SMEs struggle to secure funds from banks – survey

They also lack confidence with loan applications

SMEs struggle to secure funds from banks – survey

An alarming number of small and medium businesses have no financial lifeline at all, according to new data.

A new survey commissioned by Small Business Loans Australia of 210 business owners or senior decision-makers across the full SME spectrum – micro, small, medium-sized, as well as larger businesses – found that a staggering 50% of SMEs face daunting obstacles when attempting to access business loans from banks. 

This point was further highlighted by the latest figures from ABS and ABA, which showed a decline in the value of small business loans – from $4.81 billion in June 2021 to $4.79bn in June 2022.  

Survey findings showed that a considerable number of SMEs have plans around their financing this year, with significantly more of them opting for secured financing (75%) over unsecured options (50%).

Last year, 40% of SMEs turned to banks to secure funding, but half encountered barriers during the process, including excessive timeframes for loan approval (19%), difficulty obtaining a favourable interest rate (17%), and inability to provide required property or personal assets as security (15%). 

Businesses have been facing significant constraints on accessing credit since 2020, with banks attributing this challenge to stringent lending standards. This is particularly so for SMEs, with 17% of the respondents saying this created additional difficulties to their loan applications.

SMEs lack confidence with loan applications 

Australian SMEs’ negative perceptions about accessing finance have increased between 2014 and 2016 and have remained consistently low over the years.

Recent research commissioned by the Australian government shone a light on SMEs’ net negative perception regarding their ability to access finance. Their concerns hold merit, though, as small businesses have a relatively higher risk and are roughly three times more likely to default on a loan than their larger counterparts – this despite loan approval figures showing that around 75% of all small business loans were approved in Australia.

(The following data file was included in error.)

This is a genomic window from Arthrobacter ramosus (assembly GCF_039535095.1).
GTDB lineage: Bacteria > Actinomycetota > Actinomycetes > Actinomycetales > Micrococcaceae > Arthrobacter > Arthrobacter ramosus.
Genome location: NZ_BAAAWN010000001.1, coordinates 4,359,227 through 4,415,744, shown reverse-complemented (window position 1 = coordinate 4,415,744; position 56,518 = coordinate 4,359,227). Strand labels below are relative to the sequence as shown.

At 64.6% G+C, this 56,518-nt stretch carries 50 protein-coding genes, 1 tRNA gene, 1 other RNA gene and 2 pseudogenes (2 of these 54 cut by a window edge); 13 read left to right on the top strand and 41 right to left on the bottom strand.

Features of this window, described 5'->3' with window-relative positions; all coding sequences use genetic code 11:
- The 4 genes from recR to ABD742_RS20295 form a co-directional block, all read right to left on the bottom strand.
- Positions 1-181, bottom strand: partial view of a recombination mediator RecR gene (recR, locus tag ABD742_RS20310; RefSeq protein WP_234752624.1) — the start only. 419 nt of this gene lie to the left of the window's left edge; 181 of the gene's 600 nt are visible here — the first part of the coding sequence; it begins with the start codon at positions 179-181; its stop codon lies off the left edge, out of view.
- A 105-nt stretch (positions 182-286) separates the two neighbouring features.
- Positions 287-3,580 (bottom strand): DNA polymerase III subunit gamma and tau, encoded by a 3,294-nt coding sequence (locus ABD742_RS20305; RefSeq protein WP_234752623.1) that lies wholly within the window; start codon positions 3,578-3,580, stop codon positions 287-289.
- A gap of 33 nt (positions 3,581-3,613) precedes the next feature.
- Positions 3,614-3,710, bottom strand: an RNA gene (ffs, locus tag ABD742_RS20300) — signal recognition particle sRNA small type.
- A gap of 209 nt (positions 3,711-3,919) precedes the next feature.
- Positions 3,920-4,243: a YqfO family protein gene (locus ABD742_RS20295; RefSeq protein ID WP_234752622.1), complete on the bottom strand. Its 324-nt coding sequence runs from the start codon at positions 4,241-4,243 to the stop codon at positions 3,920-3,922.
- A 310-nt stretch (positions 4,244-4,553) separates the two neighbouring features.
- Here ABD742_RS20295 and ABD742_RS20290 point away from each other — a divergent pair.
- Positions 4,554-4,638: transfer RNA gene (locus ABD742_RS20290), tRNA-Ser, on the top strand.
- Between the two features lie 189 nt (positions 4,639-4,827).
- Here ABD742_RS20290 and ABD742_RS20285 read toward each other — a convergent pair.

Amid the tough economic environment, a number of SMEs will have to rely on business lending as their cash flow diminishes. The rapidly rising inflation has been found to be the most pressing concern among SME directors, with roughly 11% of the respondents expressing concerns about their existing obligations, while a massive 76% believed that surging interest rates and inflation would impact their cash flow. Among the challenges anticipated, 30% expected difficulties in collecting customer payments, 26% anticipated struggles in attracting sales, and 20% believed that both factors would affect their cash flow, Small Business Loans Australia found. 

The Small Business Loans Australia survey also found that micro-businesses, with 10 or fewer staff, were the least likely to consider applying for a business loan to address their cash flow issues, with only 32% expressing such intention. In contrast, 66% of larger SMEs (51-200 employees) and 75%of small SMEs (11-50 employees) would consider seeking finance as a solution to their cashflow issues. 

“The Australian government should take action such as reviewing lending criteria or mandating maximum approval timelines to address these factors and actively work towards enhancing the accessibility of SME finance within responsible lending practices,” said Alon Rajic (pictured above), founder and managing director of Small Business Loans Australia. “Currently, we find ourselves trapped in a situation where traditional lending standards are being enforced even more strictly amidst economic uncertainty.” 

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